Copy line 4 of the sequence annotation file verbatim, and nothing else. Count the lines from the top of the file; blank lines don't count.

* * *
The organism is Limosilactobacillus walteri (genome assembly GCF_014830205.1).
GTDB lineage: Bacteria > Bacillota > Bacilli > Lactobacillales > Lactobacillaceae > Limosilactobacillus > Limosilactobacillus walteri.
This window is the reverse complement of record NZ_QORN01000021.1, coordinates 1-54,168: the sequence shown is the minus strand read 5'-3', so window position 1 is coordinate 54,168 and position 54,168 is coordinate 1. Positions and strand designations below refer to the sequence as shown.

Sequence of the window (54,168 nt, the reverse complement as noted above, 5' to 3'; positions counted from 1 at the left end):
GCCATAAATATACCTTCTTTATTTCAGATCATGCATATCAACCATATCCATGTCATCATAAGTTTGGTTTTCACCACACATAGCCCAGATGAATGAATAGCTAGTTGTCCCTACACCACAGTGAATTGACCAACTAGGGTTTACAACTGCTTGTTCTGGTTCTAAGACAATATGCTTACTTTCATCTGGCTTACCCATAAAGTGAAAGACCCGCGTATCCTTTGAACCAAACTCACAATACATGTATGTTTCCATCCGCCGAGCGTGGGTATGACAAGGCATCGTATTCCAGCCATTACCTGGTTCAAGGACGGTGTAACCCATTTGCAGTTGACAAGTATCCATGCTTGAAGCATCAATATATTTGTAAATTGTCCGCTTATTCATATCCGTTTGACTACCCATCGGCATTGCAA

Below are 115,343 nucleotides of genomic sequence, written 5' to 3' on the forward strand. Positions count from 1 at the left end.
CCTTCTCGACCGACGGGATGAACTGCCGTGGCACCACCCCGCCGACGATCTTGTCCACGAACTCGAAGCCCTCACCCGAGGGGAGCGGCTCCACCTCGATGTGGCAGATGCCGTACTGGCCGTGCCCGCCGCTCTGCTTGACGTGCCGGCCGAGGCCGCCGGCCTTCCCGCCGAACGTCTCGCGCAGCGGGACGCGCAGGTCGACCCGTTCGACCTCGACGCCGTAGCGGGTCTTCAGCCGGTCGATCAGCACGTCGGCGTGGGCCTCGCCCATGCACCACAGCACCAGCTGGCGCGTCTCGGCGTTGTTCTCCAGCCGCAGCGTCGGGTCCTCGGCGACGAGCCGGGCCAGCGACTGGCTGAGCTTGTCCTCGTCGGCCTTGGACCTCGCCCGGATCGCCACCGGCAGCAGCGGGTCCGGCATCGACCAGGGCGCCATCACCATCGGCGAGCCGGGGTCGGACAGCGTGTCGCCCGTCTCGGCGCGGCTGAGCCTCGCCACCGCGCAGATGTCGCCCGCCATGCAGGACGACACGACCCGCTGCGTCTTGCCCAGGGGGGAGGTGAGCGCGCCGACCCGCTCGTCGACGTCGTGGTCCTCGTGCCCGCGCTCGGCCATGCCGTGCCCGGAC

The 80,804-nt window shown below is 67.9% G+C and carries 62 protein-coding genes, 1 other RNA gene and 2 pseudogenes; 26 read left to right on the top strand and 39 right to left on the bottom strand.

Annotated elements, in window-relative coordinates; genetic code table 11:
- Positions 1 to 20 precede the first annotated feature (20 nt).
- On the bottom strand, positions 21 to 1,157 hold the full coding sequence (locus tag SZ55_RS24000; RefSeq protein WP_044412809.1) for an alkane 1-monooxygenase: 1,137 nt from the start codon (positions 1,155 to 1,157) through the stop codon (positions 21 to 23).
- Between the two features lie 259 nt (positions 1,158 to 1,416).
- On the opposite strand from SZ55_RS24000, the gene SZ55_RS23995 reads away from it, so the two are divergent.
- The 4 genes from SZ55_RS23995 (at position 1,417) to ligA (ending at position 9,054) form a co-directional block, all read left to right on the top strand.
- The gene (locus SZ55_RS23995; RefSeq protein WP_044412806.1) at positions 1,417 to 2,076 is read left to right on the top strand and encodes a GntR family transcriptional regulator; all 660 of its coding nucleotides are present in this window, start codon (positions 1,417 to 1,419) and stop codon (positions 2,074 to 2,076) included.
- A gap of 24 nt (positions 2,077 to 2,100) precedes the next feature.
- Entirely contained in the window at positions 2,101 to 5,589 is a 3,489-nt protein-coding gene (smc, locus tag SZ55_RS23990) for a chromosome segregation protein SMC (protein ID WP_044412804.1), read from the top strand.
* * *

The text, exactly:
Sequence of the window (54,168 nt, the reverse complement as noted above, 5' to 3'; positions counted from 1 at the left end):